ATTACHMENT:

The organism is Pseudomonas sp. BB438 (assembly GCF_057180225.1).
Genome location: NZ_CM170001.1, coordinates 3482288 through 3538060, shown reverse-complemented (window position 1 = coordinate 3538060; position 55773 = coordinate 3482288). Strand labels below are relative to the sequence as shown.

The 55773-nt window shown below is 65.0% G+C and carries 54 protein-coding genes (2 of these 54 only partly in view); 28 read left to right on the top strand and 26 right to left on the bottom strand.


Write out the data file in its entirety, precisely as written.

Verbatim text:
The organism is Pseudomonas sp. BB438 (assembly GCF_057180225.1).
Genome location: NZ_CM170001.1, coordinates 3482288 through 3538060, shown reverse-complemented (window position 1 = coordinate 3538060; position 55773 = coordinate 3482288). Strand labels below are relative to the sequence as shown.

The 55773-nt window shown below is 65.0% G+C and carries 54 protein-coding genes (2 of these 54 only partly in view); 28 read left to right on the top strand and 26 right to left on the bottom strand.